Week 15 – Please, Stop Calling Me Beautiful

I don’t often preface my poems. This week, the hashtag, and really, movement, of #metoo came alive on Twitter and Facebook. It is very hard for me to speak about my experiences, that these things have happened to me. So I do what I do best, and I wrote about them.

I wrote this poem a week after I attended the American League Wild Card Game at Yankee Stadium with my dad. I love baseball, I love baseball with my father, and I was so excited to take him to see Aaron Judge hit a home run. This poem is the story of my trip home from Penn Station in the New York City subway system, after my dad and I had split, so he could go home to New Jersey, and I could go home to Brooklyn.

Please, enjoy. This one is so near and dear to my heart.

Please, Stop Calling Me Beautiful

Please, stop calling me beautiful.

It is 12:30am and I’ve just dropped my father off at NJ Transit,
My sweater still smells a little bit like ballpark and the chants of the Wild Card game still echo in my head.
I am ready to go home, anticipating work tomorrow,
I walk all the way back through the A train corridors to arrive at the local track.

You walk behind me, call me beautiful and I take my headphones out, you call me beautiful again and I smile, you follow me as I walk to the stairs and I wonder if I will ever find a corner I can hide in, but the subway is empty and again you call me beautiful.

You ask me why, you ask me, you say beautiful, why can’t we be friends.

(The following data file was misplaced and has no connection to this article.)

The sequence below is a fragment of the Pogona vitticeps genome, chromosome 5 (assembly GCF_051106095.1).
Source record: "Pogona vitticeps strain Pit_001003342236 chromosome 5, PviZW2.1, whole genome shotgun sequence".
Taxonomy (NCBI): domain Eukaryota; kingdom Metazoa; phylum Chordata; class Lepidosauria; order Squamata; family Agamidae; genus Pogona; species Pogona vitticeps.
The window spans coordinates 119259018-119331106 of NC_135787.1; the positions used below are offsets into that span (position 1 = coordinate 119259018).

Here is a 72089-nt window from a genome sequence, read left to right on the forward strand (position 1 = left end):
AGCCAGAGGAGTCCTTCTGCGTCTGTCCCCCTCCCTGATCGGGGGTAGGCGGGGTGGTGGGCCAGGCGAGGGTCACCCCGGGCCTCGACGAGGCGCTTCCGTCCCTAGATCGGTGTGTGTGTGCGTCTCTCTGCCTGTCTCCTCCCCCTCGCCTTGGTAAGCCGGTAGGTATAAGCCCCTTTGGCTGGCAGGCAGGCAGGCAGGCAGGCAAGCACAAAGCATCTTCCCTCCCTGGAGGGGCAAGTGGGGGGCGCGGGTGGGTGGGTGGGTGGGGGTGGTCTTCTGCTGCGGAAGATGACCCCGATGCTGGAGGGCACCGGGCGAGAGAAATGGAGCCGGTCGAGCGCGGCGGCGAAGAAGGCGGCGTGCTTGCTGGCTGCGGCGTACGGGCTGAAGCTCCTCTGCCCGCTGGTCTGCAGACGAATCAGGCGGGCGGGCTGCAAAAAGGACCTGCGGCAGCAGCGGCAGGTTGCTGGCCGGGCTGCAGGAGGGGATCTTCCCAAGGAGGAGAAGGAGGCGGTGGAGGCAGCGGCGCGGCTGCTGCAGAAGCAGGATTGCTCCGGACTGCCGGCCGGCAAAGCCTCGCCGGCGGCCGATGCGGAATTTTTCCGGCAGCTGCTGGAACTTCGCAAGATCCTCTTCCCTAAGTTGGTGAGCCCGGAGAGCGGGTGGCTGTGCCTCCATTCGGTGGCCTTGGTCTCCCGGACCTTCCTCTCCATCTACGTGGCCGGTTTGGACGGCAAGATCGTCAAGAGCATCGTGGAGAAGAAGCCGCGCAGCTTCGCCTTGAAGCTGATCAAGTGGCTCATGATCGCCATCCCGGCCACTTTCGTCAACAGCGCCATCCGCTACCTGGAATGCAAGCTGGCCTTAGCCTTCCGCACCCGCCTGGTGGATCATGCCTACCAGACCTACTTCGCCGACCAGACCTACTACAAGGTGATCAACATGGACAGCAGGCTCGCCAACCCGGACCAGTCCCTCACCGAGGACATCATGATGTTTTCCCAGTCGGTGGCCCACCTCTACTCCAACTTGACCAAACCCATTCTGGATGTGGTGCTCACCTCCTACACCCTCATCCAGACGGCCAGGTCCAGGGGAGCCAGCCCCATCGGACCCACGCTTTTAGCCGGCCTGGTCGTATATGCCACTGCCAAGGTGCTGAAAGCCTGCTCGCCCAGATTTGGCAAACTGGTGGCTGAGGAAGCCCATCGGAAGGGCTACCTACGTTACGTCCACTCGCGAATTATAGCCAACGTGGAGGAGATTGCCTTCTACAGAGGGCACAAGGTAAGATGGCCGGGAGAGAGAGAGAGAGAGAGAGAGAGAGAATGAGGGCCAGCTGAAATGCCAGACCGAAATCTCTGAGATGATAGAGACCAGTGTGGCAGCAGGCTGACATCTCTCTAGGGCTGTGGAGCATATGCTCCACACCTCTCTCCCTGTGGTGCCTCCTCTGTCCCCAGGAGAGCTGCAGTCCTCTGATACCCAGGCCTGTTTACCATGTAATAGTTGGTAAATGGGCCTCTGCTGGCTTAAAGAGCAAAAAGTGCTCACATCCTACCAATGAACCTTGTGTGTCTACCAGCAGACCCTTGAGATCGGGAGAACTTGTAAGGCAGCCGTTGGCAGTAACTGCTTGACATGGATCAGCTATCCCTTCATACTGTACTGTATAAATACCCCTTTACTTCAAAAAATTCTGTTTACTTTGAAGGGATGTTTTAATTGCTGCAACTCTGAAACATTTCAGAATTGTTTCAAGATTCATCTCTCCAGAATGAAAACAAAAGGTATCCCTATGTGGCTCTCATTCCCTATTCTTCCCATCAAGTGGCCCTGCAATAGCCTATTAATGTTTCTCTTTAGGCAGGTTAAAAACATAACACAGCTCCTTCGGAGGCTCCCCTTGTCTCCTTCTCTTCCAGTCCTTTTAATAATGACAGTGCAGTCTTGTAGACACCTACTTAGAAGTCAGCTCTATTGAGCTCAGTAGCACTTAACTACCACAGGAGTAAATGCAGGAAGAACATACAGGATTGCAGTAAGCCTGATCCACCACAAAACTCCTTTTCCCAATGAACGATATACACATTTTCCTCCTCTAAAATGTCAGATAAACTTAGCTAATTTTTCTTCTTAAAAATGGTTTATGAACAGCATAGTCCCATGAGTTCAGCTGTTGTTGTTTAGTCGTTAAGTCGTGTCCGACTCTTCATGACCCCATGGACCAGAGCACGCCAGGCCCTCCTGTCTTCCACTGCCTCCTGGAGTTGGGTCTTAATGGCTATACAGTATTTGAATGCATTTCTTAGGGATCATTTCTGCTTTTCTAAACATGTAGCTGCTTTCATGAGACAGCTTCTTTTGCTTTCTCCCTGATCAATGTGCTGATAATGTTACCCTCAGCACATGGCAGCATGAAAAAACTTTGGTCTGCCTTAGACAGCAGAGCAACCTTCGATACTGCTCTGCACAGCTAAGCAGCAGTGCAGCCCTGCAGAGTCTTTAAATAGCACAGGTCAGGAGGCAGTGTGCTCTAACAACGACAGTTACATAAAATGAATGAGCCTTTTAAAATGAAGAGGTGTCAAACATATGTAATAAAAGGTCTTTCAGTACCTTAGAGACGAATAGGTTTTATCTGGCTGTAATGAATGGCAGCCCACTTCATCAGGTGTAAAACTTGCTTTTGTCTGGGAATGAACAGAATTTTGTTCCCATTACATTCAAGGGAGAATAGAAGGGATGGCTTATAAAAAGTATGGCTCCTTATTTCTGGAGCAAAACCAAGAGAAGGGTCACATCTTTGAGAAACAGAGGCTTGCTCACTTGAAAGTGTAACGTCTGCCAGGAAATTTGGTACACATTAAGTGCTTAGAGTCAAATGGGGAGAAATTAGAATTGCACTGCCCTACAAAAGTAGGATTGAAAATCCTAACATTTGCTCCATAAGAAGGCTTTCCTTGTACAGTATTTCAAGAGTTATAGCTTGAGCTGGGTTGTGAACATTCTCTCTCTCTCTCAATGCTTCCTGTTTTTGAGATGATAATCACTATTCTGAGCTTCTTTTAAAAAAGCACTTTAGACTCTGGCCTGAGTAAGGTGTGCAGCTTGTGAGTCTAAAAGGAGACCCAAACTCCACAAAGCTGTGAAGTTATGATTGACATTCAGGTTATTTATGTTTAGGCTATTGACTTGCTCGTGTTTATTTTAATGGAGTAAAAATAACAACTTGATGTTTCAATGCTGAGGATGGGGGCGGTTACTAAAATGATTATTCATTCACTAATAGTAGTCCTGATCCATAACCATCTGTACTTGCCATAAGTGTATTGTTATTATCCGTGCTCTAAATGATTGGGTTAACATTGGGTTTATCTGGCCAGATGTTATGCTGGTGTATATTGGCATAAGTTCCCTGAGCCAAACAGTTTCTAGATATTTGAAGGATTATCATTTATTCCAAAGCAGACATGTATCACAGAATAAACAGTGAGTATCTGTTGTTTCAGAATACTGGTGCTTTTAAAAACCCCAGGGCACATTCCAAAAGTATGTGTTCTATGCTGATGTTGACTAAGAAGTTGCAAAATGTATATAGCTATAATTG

I smile because now you give me no voice.

We can’t be friends because you act like it’s a favor as you tell me you’ll leave me alone, act like it’s a favor that I walk down the platform to a different car, sit still and straight for the trip home but also can’t sit still, knowing that going home from a baseball game can’t ever be as simple as it is for my father, for my brother, for my friend.

I can be told to get home safe, to text when I unlock my door,
I can be told to watch my purse and be aware of my surroundings,
Keep my headphones in and let the men slip around me like the taxis on the street.
I can be told to take trains early, to stick with crowds, to call an Uber, to do any of the many things women know from childhood,
A subway ride home from the Yankees game at midnight is a bad idea, a game of chance, a lottery.

I wonder when it will be the time you show me and don’t tell me that you think I’m beautiful, when you don’t give me a choice to run away.

I know I am beautiful.
But.

Please, stop calling me beautiful.

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